In late October, a National Bureau of Economic Research working paper co-authored by Uri Gneezy, Rady School professor and Epstein/Atkinson Endowed Chair in Management Leadership, sparked widespread online conversations with its surprising revelations about how we tip.
Gneezy and his co-authors studied 40 million Uber trips during four weeks between August and September 2017, looking at factors such as driver and rider characteristics, timing, location and ride quality. “We all have theories or stereotypes about who tips best and which workers earn the most, but honest-to-goodness tipping facts are rare,” wrote Andrew Van Dam of The Washington Post. This working paper offered unprecedented insight into tipping behavior (and lack there of).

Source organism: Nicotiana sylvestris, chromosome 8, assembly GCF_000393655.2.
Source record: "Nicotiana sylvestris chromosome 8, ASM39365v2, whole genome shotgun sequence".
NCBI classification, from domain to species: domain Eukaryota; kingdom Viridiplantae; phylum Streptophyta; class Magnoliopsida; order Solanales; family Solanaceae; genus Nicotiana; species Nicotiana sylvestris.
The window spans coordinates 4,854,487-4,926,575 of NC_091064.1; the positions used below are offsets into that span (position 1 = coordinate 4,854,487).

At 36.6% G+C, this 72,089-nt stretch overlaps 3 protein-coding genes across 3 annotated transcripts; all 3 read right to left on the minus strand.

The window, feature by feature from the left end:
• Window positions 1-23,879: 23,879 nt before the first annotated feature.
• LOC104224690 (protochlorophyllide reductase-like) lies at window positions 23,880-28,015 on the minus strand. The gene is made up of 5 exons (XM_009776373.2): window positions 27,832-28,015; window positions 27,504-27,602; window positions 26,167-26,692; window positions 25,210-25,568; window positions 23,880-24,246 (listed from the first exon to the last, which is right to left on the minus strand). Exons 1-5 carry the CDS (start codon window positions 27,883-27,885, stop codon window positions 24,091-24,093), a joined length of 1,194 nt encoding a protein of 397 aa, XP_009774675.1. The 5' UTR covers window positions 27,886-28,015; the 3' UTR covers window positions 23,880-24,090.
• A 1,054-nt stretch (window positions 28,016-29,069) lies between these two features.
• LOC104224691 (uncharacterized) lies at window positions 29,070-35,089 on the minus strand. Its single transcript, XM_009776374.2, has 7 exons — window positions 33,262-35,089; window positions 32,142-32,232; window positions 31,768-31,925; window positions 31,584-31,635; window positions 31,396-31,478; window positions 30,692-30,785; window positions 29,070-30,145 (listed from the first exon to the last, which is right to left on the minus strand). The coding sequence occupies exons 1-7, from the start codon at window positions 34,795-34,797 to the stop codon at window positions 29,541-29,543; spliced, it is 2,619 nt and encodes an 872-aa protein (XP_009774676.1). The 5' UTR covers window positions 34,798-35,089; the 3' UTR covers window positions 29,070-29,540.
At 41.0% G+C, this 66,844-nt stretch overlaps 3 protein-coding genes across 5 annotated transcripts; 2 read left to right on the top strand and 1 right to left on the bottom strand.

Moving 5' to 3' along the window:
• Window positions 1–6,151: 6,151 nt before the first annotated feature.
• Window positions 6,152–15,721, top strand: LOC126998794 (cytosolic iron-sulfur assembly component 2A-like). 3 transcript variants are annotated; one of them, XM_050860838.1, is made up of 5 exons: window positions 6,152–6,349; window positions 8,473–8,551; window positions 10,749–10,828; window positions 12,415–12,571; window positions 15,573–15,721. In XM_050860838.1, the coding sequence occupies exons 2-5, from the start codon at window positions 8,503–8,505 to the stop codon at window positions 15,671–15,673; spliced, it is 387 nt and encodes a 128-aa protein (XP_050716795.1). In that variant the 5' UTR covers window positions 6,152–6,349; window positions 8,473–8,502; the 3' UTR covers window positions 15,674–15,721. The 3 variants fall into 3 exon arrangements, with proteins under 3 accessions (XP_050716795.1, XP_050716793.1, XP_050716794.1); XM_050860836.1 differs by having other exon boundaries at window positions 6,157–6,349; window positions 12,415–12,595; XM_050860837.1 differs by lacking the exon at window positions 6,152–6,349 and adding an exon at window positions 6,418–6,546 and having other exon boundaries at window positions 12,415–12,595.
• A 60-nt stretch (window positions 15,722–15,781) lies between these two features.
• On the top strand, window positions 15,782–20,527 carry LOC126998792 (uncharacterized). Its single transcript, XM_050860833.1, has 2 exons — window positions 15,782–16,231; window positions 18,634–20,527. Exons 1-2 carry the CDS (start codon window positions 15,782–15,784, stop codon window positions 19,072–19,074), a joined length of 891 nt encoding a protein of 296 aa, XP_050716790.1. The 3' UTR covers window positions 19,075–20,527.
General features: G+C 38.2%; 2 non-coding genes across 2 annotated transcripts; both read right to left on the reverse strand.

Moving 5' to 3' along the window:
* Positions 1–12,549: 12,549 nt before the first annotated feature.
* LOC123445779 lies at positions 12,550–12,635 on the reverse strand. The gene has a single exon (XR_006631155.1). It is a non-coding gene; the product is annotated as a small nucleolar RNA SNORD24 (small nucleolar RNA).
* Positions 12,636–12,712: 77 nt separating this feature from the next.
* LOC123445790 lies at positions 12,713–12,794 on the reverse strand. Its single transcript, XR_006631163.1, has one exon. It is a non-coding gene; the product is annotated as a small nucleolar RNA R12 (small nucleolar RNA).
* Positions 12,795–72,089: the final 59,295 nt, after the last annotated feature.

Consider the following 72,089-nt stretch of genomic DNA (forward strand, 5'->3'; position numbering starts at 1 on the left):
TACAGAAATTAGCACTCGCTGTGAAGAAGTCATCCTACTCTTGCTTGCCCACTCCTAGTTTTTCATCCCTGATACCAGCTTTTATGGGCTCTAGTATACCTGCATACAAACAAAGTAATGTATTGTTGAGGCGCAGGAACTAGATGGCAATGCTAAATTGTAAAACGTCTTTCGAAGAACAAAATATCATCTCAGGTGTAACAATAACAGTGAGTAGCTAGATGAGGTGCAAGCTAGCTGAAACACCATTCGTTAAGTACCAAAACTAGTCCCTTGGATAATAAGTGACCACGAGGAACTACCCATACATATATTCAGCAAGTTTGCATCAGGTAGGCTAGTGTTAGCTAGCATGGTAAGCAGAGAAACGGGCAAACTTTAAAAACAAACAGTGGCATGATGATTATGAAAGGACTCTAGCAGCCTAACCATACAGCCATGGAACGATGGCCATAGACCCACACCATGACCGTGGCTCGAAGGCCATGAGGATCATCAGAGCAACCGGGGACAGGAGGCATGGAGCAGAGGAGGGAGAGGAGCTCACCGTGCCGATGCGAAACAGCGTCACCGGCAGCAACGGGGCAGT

As shared by The Washington Post, The Atlantic, The Economist, Daily Mail, Wired and other news outlets (and many a Twitter users), Gneezy’s study found that most Uber riders don’t tip. Nearly 60% of riders never tip, and only about 1% always do. Whether or not there’s a tip depends more on who the rider is than the driver (although promptness and safety still make a difference). Other factors the researchers found to influence tips include star rating, the time of day, destination and gender. Read the original working paper, The Drivers of Social Preference: Evidence from a Nationwide Tipping Experience, here.